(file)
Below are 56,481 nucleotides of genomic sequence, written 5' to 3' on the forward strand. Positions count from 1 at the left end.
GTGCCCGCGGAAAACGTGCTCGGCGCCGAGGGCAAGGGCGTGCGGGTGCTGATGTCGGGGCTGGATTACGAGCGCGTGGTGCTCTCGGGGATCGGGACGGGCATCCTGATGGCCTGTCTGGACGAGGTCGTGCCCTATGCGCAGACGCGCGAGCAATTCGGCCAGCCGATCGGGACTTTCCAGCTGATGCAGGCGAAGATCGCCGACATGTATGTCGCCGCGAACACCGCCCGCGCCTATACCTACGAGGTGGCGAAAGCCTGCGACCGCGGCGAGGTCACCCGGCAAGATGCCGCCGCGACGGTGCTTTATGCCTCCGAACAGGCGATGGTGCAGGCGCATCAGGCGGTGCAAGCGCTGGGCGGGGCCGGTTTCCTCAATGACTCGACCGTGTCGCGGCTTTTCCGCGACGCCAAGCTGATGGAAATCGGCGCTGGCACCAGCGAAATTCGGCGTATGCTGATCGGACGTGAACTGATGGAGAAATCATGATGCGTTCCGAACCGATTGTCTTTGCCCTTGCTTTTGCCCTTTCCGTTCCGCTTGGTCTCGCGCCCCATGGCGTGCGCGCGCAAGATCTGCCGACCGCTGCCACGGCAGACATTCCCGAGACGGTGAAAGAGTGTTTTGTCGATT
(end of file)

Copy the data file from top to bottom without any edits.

Below are 56,481 nucleotides of genomic sequence, written 5' to 3' on the forward strand. Positions count from 1 at the left end.
GTGCCCGCGGAAAACGTGCTCGGCGCCGAGGGCAAGGGCGTGCGGGTGCTGATGTCGGGGCTGGATTACGAGCGCGTGGTGCTCTCGGGGATCGGGACGGGCATCCTGATGGCCTGTCTGGACGAGGTCGTGCCCTATGCGCAGACGCGCGAGCAATTCGGCCAGCCGATCGGGACTTTCCAGCTGATGCAGGCGAAGATCGCCGACATGTATGTCGCCGCGAACACCGCCCGCGCCTATACCTACGAGGTGGCGAAAGCCTGCGACCGCGGCGAGGTCACCCGGCAAGATGCCGCCGCGACGGTGCTTTATGCCTCCGAACAGGCGATGGTGCAGGCGCATCAGGCGGTGCAAGCGCTGGGCGGGGCCGGTTTCCTCAATGACTCGACCGTGTCGCGGCTTTTCCGCGACGCCAAGCTGATGGAAATCGGCGCTGGCACCAGCGAAATTCGGCGTATGCTGATCGGACGTGAACTGATGGAGAAATCATGATGCGTTCCGAACCGATTGTCTTTGCCCTTGCTTTTGCCCTTTCCGTTCCGCTTGGTCTCGCGCCCCATGGCGTGCGCGCGCAAGATCTGCCGACCGCTGCCACGGCAGACATTCCCGAGACGGTGAAAGAGTGTTTTGTCGATT